These food gatherers survived on hunting and collection of minor forest products. They ate wild roots, tubers, seeds, fruits and meat.  Since the 1970s, they used to come to the plain and exchanged honey, wax and cardamom in exchange of salt, match boxes and clothing. The tribal welfare departments’ society started collecting these produces for better prices and began to provide rations and provisions at locations in the forest. The tribe, unlike any other tribes, under the leadership of the Mooppan (Elder) is unwilling to come out of the deep forest but use dress and ornaments, household articles, tools and weapons in their day today life.

Read the real story at Trekking the Tribal Trail

5. Iravallan

Alternate Name: Eravallan
Population: about 4,000

Eravallans live in the Chittur taluk of Palakkad district and the border areas of Coimbatore. This tribe was originally known as Villu-Vedan (hunters using bows and arrows).The present name may be the corruption of an early name 'Eravan' (beggar) because some of them subsisted by begging. Eravallans are commonly agritural and other farm labourers and many of them are staying in resettled colonies set up by the government. They are animists and worship icons are animals, trees and some stones. However there Hindu religious and cultural festivals like Onanm, Vishu, Pongal being practiced by them. Eravallans speak a dialect close to Tamil but they can also converse well in Malayalam.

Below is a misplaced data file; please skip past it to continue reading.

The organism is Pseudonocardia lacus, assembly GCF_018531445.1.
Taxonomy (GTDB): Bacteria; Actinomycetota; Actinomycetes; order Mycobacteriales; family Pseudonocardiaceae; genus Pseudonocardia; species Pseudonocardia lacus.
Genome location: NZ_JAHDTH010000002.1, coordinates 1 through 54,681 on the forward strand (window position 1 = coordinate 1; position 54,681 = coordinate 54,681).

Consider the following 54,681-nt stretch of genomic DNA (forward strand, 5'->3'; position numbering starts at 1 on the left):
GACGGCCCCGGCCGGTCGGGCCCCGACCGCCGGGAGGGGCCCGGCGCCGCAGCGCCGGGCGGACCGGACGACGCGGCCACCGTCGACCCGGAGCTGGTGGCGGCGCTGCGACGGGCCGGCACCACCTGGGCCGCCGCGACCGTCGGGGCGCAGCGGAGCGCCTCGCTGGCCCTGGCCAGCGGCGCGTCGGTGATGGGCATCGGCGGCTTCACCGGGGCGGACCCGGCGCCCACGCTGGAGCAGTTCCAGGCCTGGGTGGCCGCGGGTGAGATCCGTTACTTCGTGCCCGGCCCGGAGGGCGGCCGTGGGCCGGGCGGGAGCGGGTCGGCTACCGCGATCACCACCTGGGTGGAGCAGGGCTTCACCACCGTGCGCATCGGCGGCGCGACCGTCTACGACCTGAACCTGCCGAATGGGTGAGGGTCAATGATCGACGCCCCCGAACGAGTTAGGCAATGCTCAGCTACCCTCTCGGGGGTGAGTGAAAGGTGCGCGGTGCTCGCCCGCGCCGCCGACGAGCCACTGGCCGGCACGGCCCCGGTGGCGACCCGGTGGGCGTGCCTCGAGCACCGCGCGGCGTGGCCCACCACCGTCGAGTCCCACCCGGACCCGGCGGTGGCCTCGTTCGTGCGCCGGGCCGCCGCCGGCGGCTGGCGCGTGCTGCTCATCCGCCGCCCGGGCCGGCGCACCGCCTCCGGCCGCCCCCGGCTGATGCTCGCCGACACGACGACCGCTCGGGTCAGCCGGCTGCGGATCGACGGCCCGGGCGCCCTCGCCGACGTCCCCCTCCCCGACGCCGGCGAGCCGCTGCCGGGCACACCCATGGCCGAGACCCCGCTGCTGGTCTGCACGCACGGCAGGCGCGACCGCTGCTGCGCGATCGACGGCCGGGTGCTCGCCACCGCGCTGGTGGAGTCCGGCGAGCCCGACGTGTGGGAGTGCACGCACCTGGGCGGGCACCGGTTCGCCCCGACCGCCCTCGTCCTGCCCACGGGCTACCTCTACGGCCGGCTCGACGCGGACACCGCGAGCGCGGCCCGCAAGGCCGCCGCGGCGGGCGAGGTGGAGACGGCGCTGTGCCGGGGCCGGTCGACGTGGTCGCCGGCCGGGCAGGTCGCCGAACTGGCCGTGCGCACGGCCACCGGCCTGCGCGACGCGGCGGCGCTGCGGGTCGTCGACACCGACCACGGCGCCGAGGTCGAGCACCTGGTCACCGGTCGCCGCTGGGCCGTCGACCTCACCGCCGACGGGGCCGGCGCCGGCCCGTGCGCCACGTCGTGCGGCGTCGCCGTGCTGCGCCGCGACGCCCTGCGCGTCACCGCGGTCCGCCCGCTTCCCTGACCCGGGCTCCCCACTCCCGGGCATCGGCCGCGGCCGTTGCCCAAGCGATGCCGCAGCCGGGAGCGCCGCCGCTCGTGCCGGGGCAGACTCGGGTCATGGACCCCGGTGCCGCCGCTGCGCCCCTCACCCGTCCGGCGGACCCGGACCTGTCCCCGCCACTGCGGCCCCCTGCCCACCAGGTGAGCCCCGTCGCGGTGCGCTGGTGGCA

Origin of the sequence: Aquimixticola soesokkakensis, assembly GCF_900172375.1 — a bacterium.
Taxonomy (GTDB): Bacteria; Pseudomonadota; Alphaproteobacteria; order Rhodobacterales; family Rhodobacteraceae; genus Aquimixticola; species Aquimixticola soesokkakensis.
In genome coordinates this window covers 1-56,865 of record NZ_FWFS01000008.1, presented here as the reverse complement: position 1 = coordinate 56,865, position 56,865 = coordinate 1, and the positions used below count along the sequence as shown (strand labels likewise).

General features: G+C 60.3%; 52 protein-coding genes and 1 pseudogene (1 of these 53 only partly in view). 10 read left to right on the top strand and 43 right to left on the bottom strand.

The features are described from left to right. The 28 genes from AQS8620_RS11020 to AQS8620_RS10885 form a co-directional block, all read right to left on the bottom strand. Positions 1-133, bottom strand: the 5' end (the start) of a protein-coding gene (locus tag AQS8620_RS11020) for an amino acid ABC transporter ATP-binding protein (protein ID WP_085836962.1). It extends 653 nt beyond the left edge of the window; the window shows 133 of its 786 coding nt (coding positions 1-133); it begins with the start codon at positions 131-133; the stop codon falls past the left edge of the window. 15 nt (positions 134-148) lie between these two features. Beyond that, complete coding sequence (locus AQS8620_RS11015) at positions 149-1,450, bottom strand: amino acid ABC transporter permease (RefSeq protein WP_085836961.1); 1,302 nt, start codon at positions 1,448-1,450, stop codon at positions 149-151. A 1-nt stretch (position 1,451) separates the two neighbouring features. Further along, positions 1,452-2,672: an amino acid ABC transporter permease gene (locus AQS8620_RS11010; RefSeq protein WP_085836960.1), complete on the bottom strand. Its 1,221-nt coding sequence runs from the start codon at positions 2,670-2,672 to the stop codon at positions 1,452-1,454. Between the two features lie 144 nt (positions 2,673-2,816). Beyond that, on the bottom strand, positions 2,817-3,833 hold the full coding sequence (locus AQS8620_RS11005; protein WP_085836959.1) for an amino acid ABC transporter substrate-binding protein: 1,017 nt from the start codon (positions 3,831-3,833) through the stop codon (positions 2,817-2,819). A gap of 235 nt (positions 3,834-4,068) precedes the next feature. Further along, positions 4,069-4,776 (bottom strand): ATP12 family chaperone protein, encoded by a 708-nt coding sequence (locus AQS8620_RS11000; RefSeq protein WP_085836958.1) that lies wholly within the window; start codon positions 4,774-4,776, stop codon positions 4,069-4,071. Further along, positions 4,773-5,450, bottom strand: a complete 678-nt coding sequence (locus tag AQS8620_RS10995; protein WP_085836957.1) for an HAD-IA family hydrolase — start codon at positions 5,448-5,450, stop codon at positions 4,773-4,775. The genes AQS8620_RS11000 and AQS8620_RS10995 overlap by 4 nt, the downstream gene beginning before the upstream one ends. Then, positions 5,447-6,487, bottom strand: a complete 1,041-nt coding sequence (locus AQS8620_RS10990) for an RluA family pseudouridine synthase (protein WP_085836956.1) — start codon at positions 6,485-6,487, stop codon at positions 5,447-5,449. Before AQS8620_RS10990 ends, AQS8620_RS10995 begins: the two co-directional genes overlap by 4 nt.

6. Irular

Alternate Name: Irulan
Population: 18,698 Literacy rate: 11.8.

Irulars are seen in Attapady area of Mannarkadu Thaluk in Palakkad District and also seen in Nelliyampathy, Pothuppara, Mayamudi, Palakkapandi, Koonapalam of Chittur Thaluk and Valayar hills. They are engaged in agriculture and cultivate paddy, raggi, dhal, plantains, turmeric etc. Forest produce collection is also a source of income. They are also seen in Tamil Nadu and Karnataka states. The Irular community in Kerala are different in features and occupation from the Irula people seen near Chennai, Tamil Nadu.